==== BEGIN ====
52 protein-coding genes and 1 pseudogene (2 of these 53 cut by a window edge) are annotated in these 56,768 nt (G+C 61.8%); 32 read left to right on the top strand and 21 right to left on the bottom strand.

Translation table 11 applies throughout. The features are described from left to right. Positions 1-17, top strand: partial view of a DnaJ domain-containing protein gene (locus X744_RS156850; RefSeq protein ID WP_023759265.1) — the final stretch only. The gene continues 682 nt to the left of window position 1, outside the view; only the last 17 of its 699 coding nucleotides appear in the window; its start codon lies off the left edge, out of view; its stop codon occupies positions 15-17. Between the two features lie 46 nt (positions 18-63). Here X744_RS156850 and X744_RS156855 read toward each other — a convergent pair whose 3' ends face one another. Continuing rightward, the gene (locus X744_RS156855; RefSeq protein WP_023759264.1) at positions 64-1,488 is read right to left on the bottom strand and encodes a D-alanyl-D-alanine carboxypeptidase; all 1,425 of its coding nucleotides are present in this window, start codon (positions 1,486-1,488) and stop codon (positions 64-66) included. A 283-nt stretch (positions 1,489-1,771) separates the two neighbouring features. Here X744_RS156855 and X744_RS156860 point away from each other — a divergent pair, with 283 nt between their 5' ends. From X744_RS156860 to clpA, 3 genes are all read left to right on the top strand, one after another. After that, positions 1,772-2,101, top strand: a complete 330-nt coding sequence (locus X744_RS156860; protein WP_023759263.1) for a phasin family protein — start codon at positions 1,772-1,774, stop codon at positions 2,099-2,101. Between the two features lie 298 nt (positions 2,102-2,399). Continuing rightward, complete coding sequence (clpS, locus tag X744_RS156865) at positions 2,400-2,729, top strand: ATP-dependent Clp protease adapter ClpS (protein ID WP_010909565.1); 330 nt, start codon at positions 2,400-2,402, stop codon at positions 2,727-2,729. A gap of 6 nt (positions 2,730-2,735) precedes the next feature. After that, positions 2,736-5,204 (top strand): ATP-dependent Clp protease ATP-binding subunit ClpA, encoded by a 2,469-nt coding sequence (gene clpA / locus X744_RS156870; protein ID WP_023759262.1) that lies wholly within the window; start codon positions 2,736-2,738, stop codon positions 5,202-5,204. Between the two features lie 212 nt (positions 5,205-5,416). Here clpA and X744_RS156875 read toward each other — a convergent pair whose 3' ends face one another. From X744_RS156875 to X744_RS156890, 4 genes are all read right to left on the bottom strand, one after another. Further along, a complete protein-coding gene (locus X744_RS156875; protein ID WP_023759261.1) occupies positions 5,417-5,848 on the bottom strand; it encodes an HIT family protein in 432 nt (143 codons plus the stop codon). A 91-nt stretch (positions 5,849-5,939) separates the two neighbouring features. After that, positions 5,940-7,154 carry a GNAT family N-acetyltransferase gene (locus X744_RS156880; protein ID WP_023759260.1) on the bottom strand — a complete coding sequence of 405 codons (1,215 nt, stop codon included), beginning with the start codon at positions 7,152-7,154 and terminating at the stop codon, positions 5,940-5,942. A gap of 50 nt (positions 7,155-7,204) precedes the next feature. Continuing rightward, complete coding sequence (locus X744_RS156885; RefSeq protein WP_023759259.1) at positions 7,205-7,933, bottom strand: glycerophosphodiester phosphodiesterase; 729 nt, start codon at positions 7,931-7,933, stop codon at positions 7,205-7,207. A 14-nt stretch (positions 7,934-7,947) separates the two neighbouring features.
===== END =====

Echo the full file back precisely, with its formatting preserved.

52 protein-coding genes and 1 pseudogene (2 of these 53 cut by a window edge) are annotated in these 56,768 nt (G+C 61.8%); 32 read left to right on the top strand and 21 right to left on the bottom strand.

Translation table 11 applies throughout. The features are described from left to right. Positions 1-17, top strand: partial view of a DnaJ domain-containing protein gene (locus X744_RS156850; RefSeq protein ID WP_023759265.1) — the final stretch only. The gene continues 682 nt to the left of window position 1, outside the view; only the last 17 of its 699 coding nucleotides appear in the window; its start codon lies off the left edge, out of view; its stop codon occupies positions 15-17. Between the two features lie 46 nt (positions 18-63). Here X744_RS156850 and X744_RS156855 read toward each other — a convergent pair whose 3' ends face one another. Continuing rightward, the gene (locus X744_RS156855; RefSeq protein WP_023759264.1) at positions 64-1,488 is read right to left on the bottom strand and encodes a D-alanyl-D-alanine carboxypeptidase; all 1,425 of its coding nucleotides are present in this window, start codon (positions 1,486-1,488) and stop codon (positions 64-66) included. A 283-nt stretch (positions 1,489-1,771) separates the two neighbouring features. Here X744_RS156855 and X744_RS156860 point away from each other — a divergent pair, with 283 nt between their 5' ends. From X744_RS156860 to clpA, 3 genes are all read left to right on the top strand, one after another. After that, positions 1,772-2,101, top strand: a complete 330-nt coding sequence (locus X744_RS156860; protein WP_023759263.1) for a phasin family protein — start codon at positions 1,772-1,774, stop codon at positions 2,099-2,101. Between the two features lie 298 nt (positions 2,102-2,399). Continuing rightward, complete coding sequence (clpS, locus tag X744_RS156865) at positions 2,400-2,729, top strand: ATP-dependent Clp protease adapter ClpS (protein ID WP_010909565.1); 330 nt, start codon at positions 2,400-2,402, stop codon at positions 2,727-2,729. A gap of 6 nt (positions 2,730-2,735) precedes the next feature. After that, positions 2,736-5,204 (top strand): ATP-dependent Clp protease ATP-binding subunit ClpA, encoded by a 2,469-nt coding sequence (gene clpA / locus X744_RS156870; protein ID WP_023759262.1) that lies wholly within the window; start codon positions 2,736-2,738, stop codon positions 5,202-5,204. Between the two features lie 212 nt (positions 5,205-5,416). Here clpA and X744_RS156875 read toward each other — a convergent pair whose 3' ends face one another. From X744_RS156875 to X744_RS156890, 4 genes are all read right to left on the bottom strand, one after another. Further along, a complete protein-coding gene (locus X744_RS156875; protein ID WP_023759261.1) occupies positions 5,417-5,848 on the bottom strand; it encodes an HIT family protein in 432 nt (143 codons plus the stop codon). A 91-nt stretch (positions 5,849-5,939) separates the two neighbouring features. After that, positions 5,940-7,154 carry a GNAT family N-acetyltransferase gene (locus X744_RS156880; protein ID WP_023759260.1) on the bottom strand — a complete coding sequence of 405 codons (1,215 nt, stop codon included), beginning with the start codon at positions 7,152-7,154 and terminating at the stop codon, positions 5,940-5,942. A gap of 50 nt (positions 7,155-7,204) precedes the next feature. Continuing rightward, complete coding sequence (locus X744_RS156885; RefSeq protein WP_023759259.1) at positions 7,205-7,933, bottom strand: glycerophosphodiester phosphodiesterase; 729 nt, start codon at positions 7,931-7,933, stop codon at positions 7,205-7,207. A 14-nt stretch (positions 7,934-7,947) separates the two neighbouring features.